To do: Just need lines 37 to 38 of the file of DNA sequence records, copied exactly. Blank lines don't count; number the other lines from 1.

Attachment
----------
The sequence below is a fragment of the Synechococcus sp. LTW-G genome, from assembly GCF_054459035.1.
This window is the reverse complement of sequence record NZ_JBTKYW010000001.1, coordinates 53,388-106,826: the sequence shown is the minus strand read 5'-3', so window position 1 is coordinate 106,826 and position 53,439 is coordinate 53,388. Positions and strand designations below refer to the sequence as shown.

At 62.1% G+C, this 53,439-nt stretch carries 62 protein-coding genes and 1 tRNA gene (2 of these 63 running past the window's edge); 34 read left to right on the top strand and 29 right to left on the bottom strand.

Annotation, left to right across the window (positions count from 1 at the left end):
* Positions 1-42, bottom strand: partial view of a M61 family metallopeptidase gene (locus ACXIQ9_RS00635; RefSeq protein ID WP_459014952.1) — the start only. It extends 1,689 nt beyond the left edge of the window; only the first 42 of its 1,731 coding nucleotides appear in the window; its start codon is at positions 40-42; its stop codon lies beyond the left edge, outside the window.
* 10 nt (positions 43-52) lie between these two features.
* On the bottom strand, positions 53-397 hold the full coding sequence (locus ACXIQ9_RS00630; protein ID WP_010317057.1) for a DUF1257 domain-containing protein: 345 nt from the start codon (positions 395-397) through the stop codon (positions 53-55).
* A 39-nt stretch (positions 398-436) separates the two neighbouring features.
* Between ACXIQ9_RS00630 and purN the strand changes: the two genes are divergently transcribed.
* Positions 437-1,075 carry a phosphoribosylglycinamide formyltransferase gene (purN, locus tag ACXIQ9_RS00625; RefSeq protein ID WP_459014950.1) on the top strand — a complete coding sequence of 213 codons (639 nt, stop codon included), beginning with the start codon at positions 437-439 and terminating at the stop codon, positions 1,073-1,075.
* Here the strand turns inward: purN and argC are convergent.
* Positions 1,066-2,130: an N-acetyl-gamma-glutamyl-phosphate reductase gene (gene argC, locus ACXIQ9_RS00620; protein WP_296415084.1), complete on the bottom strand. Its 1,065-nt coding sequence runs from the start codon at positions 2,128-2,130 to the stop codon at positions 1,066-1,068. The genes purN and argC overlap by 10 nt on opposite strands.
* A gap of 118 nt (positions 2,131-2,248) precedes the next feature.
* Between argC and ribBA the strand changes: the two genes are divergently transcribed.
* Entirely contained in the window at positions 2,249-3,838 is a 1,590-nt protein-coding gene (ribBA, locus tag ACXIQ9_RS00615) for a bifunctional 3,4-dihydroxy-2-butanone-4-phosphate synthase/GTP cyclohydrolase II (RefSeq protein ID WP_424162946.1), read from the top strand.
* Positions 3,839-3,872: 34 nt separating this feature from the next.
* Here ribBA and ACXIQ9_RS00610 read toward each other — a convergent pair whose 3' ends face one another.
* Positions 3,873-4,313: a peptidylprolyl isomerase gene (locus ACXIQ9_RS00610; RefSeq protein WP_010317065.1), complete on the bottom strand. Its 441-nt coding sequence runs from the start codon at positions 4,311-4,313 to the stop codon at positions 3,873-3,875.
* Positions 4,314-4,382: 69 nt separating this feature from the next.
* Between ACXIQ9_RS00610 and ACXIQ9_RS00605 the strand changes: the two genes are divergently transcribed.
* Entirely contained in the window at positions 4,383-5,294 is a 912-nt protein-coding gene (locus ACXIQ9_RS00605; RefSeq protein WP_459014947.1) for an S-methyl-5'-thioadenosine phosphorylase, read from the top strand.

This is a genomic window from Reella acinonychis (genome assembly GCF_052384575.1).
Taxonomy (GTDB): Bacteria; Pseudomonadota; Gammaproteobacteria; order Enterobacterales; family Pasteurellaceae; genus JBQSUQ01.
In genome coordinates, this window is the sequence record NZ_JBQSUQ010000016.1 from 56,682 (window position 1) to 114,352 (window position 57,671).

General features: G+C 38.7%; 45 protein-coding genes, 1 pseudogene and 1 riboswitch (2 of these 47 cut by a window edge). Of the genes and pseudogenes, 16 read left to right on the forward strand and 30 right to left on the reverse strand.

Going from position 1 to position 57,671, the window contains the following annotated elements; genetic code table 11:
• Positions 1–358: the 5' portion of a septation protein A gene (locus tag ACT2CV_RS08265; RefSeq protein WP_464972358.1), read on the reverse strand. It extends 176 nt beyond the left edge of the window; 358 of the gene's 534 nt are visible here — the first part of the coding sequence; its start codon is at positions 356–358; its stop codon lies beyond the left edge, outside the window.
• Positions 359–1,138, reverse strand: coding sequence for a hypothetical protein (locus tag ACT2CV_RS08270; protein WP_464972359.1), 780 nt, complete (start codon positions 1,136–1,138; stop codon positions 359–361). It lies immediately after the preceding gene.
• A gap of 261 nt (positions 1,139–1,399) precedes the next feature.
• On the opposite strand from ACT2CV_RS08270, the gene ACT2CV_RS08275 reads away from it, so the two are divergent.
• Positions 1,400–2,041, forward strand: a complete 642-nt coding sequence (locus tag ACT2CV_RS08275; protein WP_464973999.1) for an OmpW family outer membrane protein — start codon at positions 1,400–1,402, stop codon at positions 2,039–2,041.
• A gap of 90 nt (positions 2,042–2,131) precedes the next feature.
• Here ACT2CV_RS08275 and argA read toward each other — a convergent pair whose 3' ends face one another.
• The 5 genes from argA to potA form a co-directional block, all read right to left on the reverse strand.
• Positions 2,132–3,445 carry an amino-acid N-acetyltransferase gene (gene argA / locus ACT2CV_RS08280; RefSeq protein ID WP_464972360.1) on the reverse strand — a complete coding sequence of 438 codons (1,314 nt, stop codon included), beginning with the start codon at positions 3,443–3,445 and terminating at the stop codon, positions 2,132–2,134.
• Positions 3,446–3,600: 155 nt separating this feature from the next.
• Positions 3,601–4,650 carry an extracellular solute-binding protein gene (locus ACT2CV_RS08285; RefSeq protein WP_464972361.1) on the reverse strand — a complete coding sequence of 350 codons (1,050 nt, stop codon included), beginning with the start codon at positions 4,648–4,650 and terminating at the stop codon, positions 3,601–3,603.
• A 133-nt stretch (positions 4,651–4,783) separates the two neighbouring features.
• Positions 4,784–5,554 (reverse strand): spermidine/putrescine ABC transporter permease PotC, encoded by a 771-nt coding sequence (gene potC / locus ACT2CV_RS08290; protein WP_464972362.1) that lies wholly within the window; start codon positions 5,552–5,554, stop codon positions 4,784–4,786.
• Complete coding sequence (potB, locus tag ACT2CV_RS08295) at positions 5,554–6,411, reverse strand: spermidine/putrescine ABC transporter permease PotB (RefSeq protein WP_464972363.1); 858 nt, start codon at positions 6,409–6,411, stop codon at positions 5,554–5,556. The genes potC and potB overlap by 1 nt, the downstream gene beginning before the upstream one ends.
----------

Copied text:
• Positions 3,601–4,650 carry an extracellular solute-binding protein gene (locus ACT2CV_RS08285; RefSeq protein WP_464972361.1) on the reverse strand — a complete coding sequence of 350 codons (1,050 nt, stop codon included), beginning with the start codon at positions 4,648–4,650 and terminating at the stop codon, positions 3,601–3,603.
• A 133-nt stretch (positions 4,651–4,783) separates the two neighbouring features.